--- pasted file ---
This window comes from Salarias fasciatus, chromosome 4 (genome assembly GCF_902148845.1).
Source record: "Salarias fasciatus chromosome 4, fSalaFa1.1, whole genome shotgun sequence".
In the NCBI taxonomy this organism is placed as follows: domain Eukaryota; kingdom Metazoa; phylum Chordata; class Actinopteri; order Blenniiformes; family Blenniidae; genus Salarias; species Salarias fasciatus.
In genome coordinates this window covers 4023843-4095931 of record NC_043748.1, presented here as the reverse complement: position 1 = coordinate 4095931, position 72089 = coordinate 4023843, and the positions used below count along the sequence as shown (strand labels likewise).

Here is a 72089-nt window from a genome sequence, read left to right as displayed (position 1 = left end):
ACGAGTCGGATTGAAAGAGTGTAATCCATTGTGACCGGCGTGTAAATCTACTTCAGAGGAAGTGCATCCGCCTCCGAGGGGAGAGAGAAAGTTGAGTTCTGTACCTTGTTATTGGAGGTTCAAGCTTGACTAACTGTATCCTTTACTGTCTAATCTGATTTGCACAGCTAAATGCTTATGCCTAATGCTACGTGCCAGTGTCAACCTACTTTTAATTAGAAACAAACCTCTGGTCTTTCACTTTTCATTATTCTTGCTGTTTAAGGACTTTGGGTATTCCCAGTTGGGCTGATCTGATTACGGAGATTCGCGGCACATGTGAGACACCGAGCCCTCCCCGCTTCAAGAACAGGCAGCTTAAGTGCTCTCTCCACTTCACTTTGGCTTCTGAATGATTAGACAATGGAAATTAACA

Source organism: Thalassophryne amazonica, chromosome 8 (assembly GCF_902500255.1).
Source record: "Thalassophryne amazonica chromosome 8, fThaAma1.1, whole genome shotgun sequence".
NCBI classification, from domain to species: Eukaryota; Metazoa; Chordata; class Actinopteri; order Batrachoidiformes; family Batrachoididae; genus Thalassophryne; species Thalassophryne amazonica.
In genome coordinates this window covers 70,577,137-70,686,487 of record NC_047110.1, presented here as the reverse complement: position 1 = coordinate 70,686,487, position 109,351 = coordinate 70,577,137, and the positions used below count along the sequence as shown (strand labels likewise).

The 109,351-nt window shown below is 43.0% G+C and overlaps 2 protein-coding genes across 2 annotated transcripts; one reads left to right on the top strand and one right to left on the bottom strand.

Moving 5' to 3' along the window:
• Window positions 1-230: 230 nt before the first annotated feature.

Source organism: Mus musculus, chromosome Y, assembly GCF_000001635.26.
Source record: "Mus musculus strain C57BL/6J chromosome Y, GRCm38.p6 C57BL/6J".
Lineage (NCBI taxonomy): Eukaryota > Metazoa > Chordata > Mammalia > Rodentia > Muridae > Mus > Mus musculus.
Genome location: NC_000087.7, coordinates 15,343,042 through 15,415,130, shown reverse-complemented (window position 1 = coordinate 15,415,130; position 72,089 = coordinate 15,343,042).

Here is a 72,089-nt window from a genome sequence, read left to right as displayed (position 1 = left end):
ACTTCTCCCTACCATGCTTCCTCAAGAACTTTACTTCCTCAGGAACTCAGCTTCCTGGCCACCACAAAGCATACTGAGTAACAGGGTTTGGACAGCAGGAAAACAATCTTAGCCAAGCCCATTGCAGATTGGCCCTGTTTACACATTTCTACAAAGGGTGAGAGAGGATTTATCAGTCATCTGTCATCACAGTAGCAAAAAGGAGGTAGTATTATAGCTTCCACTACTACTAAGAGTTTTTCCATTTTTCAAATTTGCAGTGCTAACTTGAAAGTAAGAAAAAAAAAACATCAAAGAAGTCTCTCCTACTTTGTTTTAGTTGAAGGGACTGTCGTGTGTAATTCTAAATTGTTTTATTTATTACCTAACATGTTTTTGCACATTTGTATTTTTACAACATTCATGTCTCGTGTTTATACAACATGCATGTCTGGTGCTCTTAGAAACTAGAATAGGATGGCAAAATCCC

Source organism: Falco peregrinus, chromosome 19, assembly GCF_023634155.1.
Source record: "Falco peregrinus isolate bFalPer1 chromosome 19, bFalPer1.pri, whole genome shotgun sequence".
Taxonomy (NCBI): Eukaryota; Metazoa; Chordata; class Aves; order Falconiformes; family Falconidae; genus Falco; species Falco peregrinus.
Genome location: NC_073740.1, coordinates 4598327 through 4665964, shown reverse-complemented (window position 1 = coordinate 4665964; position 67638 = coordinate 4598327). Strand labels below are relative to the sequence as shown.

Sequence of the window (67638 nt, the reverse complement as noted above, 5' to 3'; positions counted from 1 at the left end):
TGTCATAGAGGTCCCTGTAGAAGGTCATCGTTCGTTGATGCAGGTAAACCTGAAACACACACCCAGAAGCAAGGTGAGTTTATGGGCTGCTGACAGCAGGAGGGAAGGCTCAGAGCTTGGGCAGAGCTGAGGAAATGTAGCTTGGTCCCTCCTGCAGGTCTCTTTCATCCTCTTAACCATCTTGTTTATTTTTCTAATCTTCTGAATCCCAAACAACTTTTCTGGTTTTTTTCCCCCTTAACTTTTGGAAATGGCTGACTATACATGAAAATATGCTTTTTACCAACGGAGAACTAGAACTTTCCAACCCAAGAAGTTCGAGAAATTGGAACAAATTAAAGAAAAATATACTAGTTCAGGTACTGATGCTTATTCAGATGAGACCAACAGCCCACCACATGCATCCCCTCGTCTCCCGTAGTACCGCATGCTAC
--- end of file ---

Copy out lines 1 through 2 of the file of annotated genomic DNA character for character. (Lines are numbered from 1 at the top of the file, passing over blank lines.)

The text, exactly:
This window comes from Salarias fasciatus, chromosome 4 (genome assembly GCF_902148845.1).
Source record: "Salarias fasciatus chromosome 4, fSalaFa1.1, whole genome shotgun sequence".